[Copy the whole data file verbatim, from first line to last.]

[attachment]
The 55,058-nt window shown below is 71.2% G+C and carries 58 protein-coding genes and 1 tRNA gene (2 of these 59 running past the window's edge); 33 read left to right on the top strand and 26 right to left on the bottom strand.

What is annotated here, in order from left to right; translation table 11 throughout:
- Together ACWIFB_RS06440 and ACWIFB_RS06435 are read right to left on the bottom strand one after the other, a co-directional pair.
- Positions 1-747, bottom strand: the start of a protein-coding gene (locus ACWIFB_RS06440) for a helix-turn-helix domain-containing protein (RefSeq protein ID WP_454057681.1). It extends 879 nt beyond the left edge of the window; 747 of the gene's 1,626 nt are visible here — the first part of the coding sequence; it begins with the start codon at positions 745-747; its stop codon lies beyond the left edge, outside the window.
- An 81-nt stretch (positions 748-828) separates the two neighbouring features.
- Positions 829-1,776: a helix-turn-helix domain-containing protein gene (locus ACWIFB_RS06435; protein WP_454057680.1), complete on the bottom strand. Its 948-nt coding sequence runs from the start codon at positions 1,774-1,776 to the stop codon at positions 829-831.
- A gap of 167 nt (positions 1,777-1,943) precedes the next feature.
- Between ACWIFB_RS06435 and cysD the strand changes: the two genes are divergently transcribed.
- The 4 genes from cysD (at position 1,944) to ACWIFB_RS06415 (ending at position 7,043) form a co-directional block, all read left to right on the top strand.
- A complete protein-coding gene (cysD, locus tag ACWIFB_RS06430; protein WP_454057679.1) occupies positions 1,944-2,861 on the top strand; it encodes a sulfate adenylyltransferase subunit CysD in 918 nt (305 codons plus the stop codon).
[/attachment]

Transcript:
The 55,058-nt window shown below is 71.2% G+C and carries 58 protein-coding genes and 1 tRNA gene (2 of these 59 running past the window's edge); 33 read left to right on the top strand and 26 right to left on the bottom strand.

What is annotated here, in order from left to right; translation table 11 throughout:
- Together ACWIFB_RS06440 and ACWIFB_RS06435 are read right to left on the bottom strand one after the other, a co-directional pair.
- Positions 1-747, bottom strand: the start of a protein-coding gene (locus ACWIFB_RS06440) for a helix-turn-helix domain-containing protein (RefSeq protein ID WP_454057681.1). It extends 879 nt beyond the left edge of the window; 747 of the gene's 1,626 nt are visible here — the first part of the coding sequence; it begins with the start codon at positions 745-747; its stop codon lies beyond the left edge, outside the window.
- An 81-nt stretch (positions 748-828) separates the two neighbouring features.
- Positions 829-1,776: a helix-turn-helix domain-containing protein gene (locus ACWIFB_RS06435; protein WP_454057680.1), complete on the bottom strand. Its 948-nt coding sequence runs from the start codon at positions 1,774-1,776 to the stop codon at positions 829-831.
- A gap of 167 nt (positions 1,777-1,943) precedes the next feature.
- Between ACWIFB_RS06435 and cysD the strand changes: the two genes are divergently transcribed.
- The 4 genes from cysD (at position 1,944) to ACWIFB_RS06415 (ending at position 7,043) form a co-directional block, all read left to right on the top strand.
- A complete protein-coding gene (cysD, locus tag ACWIFB_RS06430; protein WP_454057679.1) occupies positions 1,944-2,861 on the top strand; it encodes a sulfate adenylyltransferase subunit CysD in 918 nt (305 codons plus the stop codon).